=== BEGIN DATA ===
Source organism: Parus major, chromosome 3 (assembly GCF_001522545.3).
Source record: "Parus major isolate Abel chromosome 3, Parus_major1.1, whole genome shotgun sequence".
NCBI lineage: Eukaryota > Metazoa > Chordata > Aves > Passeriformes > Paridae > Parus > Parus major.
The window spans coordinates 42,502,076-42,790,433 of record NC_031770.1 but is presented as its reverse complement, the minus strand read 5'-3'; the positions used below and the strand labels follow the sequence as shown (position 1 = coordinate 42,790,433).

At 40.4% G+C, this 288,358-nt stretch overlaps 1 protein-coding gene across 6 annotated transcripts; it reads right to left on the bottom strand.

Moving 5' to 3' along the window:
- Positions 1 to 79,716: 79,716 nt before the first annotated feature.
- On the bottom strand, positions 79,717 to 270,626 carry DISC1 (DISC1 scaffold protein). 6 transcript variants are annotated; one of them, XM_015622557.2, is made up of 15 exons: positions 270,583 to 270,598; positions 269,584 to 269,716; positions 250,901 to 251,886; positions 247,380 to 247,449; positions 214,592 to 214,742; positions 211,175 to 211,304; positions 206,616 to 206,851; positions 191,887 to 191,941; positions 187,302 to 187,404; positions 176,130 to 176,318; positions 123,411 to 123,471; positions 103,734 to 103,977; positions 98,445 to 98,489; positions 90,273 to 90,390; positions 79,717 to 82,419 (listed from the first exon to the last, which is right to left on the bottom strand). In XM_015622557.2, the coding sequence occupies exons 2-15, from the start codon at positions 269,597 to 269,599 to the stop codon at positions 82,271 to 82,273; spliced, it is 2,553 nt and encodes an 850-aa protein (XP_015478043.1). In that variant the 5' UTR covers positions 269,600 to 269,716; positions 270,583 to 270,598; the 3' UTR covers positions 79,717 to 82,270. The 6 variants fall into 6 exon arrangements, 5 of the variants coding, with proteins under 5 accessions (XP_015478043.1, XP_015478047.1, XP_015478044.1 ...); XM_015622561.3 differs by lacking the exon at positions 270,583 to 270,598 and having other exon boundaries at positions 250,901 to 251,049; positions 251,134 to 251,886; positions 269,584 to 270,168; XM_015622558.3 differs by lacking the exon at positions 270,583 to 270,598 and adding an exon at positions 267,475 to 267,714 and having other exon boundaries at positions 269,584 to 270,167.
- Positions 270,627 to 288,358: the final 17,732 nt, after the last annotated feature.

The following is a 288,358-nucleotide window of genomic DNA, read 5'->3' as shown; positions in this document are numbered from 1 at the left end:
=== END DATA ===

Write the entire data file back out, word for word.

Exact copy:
Source organism: Parus major, chromosome 3 (assembly GCF_001522545.3).
Source record: "Parus major isolate Abel chromosome 3, Parus_major1.1, whole genome shotgun sequence".
NCBI lineage: Eukaryota > Metazoa > Chordata > Aves > Passeriformes > Paridae > Parus > Parus major.
The window spans coordinates 42,502,076-42,790,433 of record NC_031770.1 but is presented as its reverse complement, the minus strand read 5'-3'; the positions used below and the strand labels follow the sequence as shown (position 1 = coordinate 42,790,433).

At 40.4% G+C, this 288,358-nt stretch overlaps 1 protein-coding gene across 6 annotated transcripts; it reads right to left on the bottom strand.

Moving 5' to 3' along the window:
- Positions 1 to 79,716: 79,716 nt before the first annotated feature.
- On the bottom strand, positions 79,717 to 270,626 carry DISC1 (DISC1 scaffold protein). 6 transcript variants are annotated; one of them, XM_015622557.2, is made up of 15 exons: positions 270,583 to 270,598; positions 269,584 to 269,716; positions 250,901 to 251,886; positions 247,380 to 247,449; positions 214,592 to 214,742; positions 211,175 to 211,304; positions 206,616 to 206,851; positions 191,887 to 191,941; positions 187,302 to 187,404; positions 176,130 to 176,318; positions 123,411 to 123,471; positions 103,734 to 103,977; positions 98,445 to 98,489; positions 90,273 to 90,390; positions 79,717 to 82,419 (listed from the first exon to the last, which is right to left on the bottom strand). In XM_015622557.2, the coding sequence occupies exons 2-15, from the start codon at positions 269,597 to 269,599 to the stop codon at positions 82,271 to 82,273; spliced, it is 2,553 nt and encodes an 850-aa protein (XP_015478043.1). In that variant the 5' UTR covers positions 269,600 to 269,716; positions 270,583 to 270,598; the 3' UTR covers positions 79,717 to 82,270. The 6 variants fall into 6 exon arrangements, 5 of the variants coding, with proteins under 5 accessions (XP_015478043.1, XP_015478047.1, XP_015478044.1 ...); XM_015622561.3 differs by lacking the exon at positions 270,583 to 270,598 and having other exon boundaries at positions 250,901 to 251,049; positions 251,134 to 251,886; positions 269,584 to 270,168; XM_015622558.3 differs by lacking the exon at positions 270,583 to 270,598 and adding an exon at positions 267,475 to 267,714 and having other exon boundaries at positions 269,584 to 270,167.
- Positions 270,627 to 288,358: the final 17,732 nt, after the last annotated feature.

The following is a 288,358-nucleotide window of genomic DNA, read 5'->3' as shown; positions in this document are numbered from 1 at the left end: